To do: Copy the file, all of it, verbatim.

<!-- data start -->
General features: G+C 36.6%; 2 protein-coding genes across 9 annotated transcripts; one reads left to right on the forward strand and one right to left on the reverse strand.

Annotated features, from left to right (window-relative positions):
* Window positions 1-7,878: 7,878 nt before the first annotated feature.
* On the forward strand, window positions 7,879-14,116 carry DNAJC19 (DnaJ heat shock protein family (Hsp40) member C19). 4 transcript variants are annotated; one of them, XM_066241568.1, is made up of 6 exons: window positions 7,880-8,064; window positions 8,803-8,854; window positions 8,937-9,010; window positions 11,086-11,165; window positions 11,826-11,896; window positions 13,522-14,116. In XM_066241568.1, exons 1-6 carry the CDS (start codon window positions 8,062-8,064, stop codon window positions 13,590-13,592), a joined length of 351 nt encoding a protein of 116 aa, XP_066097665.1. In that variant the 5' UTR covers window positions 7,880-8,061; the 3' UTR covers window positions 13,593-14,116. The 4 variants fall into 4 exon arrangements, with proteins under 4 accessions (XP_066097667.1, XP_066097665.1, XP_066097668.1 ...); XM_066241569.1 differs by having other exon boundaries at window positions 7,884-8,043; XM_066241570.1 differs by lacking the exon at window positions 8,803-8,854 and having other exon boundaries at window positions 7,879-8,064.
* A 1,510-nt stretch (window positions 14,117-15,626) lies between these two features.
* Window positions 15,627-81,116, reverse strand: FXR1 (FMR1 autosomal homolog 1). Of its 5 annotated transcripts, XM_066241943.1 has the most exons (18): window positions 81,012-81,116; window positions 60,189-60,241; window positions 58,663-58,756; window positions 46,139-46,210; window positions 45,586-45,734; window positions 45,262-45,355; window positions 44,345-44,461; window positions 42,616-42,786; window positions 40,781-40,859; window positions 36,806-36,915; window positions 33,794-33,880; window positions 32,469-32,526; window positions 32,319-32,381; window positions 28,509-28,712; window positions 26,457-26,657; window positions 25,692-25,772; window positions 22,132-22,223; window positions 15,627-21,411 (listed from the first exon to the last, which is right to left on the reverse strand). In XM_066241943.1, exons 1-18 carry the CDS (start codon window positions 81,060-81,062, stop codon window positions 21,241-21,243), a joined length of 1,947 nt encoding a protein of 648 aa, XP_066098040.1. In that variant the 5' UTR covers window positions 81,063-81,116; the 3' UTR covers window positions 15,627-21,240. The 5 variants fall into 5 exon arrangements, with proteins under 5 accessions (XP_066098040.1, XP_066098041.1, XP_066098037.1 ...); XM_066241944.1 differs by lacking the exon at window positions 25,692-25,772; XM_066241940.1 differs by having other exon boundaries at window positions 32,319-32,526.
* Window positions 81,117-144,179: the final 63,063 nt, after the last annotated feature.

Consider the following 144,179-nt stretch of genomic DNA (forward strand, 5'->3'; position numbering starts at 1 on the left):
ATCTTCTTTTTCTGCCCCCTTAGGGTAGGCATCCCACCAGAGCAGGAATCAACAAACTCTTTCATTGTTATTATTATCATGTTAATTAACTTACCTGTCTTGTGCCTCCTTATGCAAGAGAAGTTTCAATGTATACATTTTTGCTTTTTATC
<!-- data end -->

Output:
General features: G+C 36.6%; 2 protein-coding genes across 9 annotated transcripts; one reads left to right on the forward strand and one right to left on the reverse strand.

Annotated features, from left to right (window-relative positions):
* Window positions 1-7,878: 7,878 nt before the first annotated feature.
* On the forward strand, window positions 7,879-14,116 carry DNAJC19 (DnaJ heat shock protein family (Hsp40) member C19). 4 transcript variants are annotated; one of them, XM_066241568.1, is made up of 6 exons: window positions 7,880-8,064; window positions 8,803-8,854; window positions 8,937-9,010; window positions 11,086-11,165; window positions 11,826-11,896; window positions 13,522-14,116. In XM_066241568.1, exons 1-6 carry the CDS (start codon window positions 8,062-8,064, stop codon window positions 13,590-13,592), a joined length of 351 nt encoding a protein of 116 aa, XP_066097665.1. In that variant the 5' UTR covers window positions 7,880-8,061; the 3' UTR covers window positions 13,593-14,116. The 4 variants fall into 4 exon arrangements, with proteins under 4 accessions (XP_066097667.1, XP_066097665.1, XP_066097668.1 ...); XM_066241569.1 differs by having other exon boundaries at window positions 7,884-8,043; XM_066241570.1 differs by lacking the exon at window positions 8,803-8,854 and having other exon boundaries at window positions 7,879-8,064.
* A 1,510-nt stretch (window positions 14,117-15,626) lies between these two features.
* Window positions 15,627-81,116, reverse strand: FXR1 (FMR1 autosomal homolog 1). Of its 5 annotated transcripts, XM_066241943.1 has the most exons (18): window positions 81,012-81,116; window positions 60,189-60,241; window positions 58,663-58,756; window positions 46,139-46,210; window positions 45,586-45,734; window positions 45,262-45,355; window positions 44,345-44,461; window positions 42,616-42,786; window positions 40,781-40,859; window positions 36,806-36,915; window positions 33,794-33,880; window positions 32,469-32,526; window positions 32,319-32,381; window positions 28,509-28,712; window positions 26,457-26,657; window positions 25,692-25,772; window positions 22,132-22,223; window positions 15,627-21,411 (listed from the first exon to the last, which is right to left on the reverse strand). In XM_066241943.1, exons 1-18 carry the CDS (start codon window positions 81,060-81,062, stop codon window positions 21,241-21,243), a joined length of 1,947 nt encoding a protein of 648 aa, XP_066098040.1. In that variant the 5' UTR covers window positions 81,063-81,116; the 3' UTR covers window positions 15,627-21,240. The 5 variants fall into 5 exon arrangements, with proteins under 5 accessions (XP_066098040.1, XP_066098041.1, XP_066098037.1 ...); XM_066241944.1 differs by lacking the exon at window positions 25,692-25,772; XM_066241940.1 differs by having other exon boundaries at window positions 32,319-32,526.
* Window positions 81,117-144,179: the final 63,063 nt, after the last annotated feature.

Consider the following 144,179-nt stretch of genomic DNA (forward strand, 5'->3'; position numbering starts at 1 on the left):
ATCTTCTTTTTCTGCCCCCTTAGGGTAGGCATCCCACCAGAGCAGGAATCAACAAACTCTTTCATTGTTATTATTATCATGTTAATTAACTTACCTGTCTTGTGCCTCCTTATGCAAGAGAAGTTTCAATGTATACATTTTTGCTTTTTATC